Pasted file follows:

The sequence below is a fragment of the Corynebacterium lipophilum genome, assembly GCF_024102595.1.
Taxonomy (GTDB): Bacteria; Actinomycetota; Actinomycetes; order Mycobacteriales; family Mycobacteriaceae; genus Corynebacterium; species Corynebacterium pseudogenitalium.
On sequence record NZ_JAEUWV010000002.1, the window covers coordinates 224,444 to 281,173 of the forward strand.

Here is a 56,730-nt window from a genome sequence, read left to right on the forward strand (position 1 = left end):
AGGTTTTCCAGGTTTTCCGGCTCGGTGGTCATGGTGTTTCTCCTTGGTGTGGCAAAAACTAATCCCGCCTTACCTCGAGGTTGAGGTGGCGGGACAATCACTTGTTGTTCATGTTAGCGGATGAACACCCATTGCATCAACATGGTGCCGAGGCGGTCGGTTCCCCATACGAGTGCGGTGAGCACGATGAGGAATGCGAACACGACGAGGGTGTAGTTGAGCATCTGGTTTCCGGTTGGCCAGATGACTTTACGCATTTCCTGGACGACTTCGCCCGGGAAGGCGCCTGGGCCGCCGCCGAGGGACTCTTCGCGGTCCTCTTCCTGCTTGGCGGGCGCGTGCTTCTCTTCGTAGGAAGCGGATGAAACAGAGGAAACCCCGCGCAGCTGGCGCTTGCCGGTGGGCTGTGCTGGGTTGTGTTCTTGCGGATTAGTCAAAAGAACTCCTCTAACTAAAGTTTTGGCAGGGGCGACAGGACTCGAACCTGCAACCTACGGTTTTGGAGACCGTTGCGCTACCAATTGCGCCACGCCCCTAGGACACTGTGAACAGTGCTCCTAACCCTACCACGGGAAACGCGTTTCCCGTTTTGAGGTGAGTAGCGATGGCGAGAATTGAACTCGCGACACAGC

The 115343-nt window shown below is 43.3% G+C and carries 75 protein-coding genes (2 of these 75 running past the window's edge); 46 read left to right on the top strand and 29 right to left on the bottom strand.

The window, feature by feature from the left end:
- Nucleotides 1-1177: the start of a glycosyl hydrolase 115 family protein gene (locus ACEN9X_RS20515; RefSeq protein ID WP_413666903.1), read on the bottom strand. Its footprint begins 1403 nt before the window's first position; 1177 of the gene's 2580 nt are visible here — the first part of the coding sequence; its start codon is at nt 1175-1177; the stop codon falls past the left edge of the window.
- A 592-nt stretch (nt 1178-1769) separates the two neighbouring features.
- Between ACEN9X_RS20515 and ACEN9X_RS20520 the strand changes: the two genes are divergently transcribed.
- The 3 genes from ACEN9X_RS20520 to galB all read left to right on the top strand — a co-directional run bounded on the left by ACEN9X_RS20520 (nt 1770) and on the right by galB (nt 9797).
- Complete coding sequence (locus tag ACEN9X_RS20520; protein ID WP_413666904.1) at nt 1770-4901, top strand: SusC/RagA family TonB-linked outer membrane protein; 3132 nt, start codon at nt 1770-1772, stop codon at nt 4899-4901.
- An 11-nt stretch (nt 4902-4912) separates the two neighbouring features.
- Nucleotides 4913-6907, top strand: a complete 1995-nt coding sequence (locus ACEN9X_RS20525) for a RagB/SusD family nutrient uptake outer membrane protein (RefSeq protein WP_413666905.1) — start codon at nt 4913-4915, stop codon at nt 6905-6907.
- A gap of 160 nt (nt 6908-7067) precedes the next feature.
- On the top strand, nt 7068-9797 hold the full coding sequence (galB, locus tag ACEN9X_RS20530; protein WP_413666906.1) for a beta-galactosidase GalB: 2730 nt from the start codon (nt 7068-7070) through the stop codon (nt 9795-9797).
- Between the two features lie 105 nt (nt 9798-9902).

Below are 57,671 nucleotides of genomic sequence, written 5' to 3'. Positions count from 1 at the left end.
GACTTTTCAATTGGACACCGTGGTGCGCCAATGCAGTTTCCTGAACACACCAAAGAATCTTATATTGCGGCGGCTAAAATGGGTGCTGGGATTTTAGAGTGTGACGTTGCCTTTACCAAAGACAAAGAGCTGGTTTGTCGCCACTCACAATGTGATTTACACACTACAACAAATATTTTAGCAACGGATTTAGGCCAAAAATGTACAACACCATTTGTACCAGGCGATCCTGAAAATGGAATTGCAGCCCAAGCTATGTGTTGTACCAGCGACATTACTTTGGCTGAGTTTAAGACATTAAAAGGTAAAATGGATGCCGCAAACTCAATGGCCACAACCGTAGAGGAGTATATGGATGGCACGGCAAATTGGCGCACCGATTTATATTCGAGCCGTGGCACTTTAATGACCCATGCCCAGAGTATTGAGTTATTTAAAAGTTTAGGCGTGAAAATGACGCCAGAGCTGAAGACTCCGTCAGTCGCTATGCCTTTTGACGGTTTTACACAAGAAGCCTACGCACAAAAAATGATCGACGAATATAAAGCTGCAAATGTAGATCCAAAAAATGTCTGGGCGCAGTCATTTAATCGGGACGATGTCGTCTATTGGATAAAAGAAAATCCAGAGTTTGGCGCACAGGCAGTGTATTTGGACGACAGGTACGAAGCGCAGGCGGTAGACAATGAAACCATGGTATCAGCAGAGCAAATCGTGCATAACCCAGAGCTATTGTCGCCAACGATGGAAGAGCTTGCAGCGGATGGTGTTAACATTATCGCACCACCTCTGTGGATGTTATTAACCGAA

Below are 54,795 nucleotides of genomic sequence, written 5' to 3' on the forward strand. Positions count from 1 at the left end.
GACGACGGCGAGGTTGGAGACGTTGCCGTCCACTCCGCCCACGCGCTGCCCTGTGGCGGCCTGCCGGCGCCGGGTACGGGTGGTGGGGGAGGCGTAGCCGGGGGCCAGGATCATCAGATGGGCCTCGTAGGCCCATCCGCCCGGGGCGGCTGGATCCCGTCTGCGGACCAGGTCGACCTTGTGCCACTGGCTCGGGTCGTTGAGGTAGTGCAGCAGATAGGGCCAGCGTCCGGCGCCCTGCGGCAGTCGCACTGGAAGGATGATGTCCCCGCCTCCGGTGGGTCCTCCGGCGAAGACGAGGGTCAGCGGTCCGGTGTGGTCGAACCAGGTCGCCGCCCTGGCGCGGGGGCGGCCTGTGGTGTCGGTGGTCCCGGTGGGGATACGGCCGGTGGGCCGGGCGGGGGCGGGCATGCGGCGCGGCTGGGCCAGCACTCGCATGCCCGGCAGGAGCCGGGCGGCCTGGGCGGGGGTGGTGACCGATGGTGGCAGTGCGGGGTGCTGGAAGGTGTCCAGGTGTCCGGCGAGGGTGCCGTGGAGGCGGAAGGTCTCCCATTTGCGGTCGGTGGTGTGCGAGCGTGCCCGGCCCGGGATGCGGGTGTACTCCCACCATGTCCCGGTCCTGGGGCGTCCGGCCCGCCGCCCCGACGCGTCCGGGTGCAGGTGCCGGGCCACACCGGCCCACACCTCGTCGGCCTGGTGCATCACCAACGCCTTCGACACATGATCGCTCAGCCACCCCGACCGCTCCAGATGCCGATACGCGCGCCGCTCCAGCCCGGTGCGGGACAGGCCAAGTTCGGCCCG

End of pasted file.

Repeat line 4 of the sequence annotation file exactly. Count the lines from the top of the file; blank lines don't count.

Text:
Here is a 56,730-nt window from a genome sequence, read left to right on the forward strand (position 1 = left end):